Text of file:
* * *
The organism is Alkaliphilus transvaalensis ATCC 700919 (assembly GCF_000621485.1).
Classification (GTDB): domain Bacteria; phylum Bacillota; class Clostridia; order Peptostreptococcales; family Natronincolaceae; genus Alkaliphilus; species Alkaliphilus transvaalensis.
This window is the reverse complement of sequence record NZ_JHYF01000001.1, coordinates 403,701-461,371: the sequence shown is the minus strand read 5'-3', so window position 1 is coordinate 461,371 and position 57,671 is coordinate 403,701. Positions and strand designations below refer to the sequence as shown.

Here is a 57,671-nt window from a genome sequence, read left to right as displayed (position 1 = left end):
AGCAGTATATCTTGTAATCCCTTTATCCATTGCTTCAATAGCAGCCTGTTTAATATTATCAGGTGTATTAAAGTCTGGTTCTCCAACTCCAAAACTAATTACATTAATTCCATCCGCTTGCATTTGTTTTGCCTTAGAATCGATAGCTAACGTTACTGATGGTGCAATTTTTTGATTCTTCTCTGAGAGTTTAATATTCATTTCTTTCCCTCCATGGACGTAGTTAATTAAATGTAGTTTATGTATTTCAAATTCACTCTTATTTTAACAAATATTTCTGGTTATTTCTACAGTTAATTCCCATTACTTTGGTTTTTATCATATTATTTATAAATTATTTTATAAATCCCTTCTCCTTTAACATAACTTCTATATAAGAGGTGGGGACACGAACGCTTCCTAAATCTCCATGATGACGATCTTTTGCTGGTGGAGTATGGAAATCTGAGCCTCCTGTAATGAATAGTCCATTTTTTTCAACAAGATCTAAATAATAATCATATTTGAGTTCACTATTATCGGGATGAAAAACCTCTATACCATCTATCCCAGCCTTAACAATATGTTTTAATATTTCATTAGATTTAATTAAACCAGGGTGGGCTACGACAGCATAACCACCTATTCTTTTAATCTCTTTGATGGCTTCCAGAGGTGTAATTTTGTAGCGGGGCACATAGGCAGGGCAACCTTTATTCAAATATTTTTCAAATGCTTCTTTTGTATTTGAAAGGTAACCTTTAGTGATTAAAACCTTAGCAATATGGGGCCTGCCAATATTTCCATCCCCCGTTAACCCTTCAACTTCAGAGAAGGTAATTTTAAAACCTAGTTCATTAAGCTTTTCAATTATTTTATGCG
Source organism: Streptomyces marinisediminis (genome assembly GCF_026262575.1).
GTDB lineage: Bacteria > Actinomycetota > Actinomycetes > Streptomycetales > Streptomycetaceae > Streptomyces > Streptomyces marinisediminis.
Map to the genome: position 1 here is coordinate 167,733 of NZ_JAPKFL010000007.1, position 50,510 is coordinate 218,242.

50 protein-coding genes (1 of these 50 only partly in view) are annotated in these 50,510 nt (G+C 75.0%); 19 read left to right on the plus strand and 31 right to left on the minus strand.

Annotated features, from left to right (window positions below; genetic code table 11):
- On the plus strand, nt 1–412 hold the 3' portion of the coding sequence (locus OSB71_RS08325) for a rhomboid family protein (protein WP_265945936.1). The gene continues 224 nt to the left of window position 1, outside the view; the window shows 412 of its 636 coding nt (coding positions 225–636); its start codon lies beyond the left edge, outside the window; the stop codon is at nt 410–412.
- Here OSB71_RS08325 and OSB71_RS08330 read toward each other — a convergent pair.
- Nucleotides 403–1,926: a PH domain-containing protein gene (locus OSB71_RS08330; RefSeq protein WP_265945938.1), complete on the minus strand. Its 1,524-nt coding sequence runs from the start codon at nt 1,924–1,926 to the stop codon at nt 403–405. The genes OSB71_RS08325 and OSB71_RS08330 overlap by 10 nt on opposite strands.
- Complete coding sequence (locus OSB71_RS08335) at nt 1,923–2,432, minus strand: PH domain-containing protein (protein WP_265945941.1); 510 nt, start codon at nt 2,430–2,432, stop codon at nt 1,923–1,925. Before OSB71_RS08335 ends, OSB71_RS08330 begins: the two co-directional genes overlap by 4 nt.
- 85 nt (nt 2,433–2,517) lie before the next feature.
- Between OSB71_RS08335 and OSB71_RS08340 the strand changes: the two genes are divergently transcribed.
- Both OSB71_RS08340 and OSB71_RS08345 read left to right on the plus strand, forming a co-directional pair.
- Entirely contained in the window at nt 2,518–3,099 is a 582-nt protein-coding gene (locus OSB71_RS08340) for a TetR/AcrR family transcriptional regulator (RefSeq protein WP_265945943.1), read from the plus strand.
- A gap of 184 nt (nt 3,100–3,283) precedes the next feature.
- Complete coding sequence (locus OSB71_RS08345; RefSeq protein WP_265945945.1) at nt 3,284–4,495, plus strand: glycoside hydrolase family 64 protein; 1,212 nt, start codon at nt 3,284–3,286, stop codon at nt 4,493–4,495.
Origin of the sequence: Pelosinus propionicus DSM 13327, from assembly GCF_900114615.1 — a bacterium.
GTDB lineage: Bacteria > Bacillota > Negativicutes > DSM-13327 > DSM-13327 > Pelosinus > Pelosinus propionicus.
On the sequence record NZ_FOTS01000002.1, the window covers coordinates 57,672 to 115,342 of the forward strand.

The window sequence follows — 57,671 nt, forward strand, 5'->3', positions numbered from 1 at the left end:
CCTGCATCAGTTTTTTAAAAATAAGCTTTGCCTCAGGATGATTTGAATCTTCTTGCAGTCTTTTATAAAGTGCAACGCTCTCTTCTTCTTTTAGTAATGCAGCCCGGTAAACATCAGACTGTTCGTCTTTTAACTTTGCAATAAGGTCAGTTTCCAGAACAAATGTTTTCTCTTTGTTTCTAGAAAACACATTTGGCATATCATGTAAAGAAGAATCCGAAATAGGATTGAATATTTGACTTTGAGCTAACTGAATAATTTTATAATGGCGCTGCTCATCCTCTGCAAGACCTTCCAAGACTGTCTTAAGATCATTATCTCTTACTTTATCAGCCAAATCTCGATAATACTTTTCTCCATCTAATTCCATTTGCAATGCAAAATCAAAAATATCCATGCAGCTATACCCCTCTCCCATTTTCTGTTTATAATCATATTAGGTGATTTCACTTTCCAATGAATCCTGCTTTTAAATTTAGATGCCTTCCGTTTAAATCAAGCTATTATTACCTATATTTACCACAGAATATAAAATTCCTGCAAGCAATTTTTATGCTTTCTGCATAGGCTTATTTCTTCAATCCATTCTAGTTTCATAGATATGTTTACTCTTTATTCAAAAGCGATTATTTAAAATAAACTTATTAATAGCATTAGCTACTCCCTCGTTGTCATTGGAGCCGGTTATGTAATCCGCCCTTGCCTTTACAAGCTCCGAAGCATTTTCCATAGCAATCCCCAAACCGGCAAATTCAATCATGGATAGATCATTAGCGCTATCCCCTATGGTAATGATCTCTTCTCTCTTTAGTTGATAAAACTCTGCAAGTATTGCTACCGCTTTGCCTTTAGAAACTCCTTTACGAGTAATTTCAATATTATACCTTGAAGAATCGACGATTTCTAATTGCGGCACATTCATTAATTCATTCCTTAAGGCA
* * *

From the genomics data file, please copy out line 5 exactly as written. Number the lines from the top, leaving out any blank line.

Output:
AGCAGTATATCTTGTAATCCCTTTATCCATTGCTTCAATAGCAGCCTGTTTAATATTATCAGGTGTATTAAAGTCTGGTTCTCCAACTCCAAAACTAATTACATTAATTCCATCCGCTTGCATTTGTTTTGCCTTAGAATCGATAGCTAACGTTACTGATGGTGCAATTTTTTGATTCTTCTCTGAGAGTTTAATATTCATTTCTTTCCCTCCATGGACGTAGTTAATTAAATGTAGTTTATGTATTTCAAATTCACTCTTATTTTAACAAATATTTCTGGTTATTTCTACAGTTAATTCCCATTACTTTGGTTTTTATCATATTATTTATAAATTATTTTATAAATCCCTTCTCCTTTAACATAACTTCTATATAAGAGGTGGGGACACGAACGCTTCCTAAATCTCCATGATGACGATCTTTTGCTGGTGGAGTATGGAAATCTGAGCCTCCTGTAATGAATAGTCCATTTTTTTCAACAAGATCTAAATAATAATCATATTTGAGTTCACTATTATCGGGATGAAAAACCTCTATACCATCTATCCCAGCCTTAACAATATGTTTTAATATTTCATTAGATTTAATTAAACCAGGGTGGGCTACGACAGCATAACCACCTATTCTTTTAATCTCTTTGATGGCTTCCAGAGGTGTAATTTTGTAGCGGGGCACATAGGCAGGGCAACCTTTATTCAAATATTTTTCAAATGCTTCTTTTGTATTTGAAAGGTAACCTTTAGTGATTAAAACCTTAGCAATATGGGGCCTGCCAATATTTCCATCCCCCGTTAACCCTTCAACTTCAGAGAAGGTAATTTTAAAACCTAGTTCATTAAGCTTTTCAATTATTTTATGCG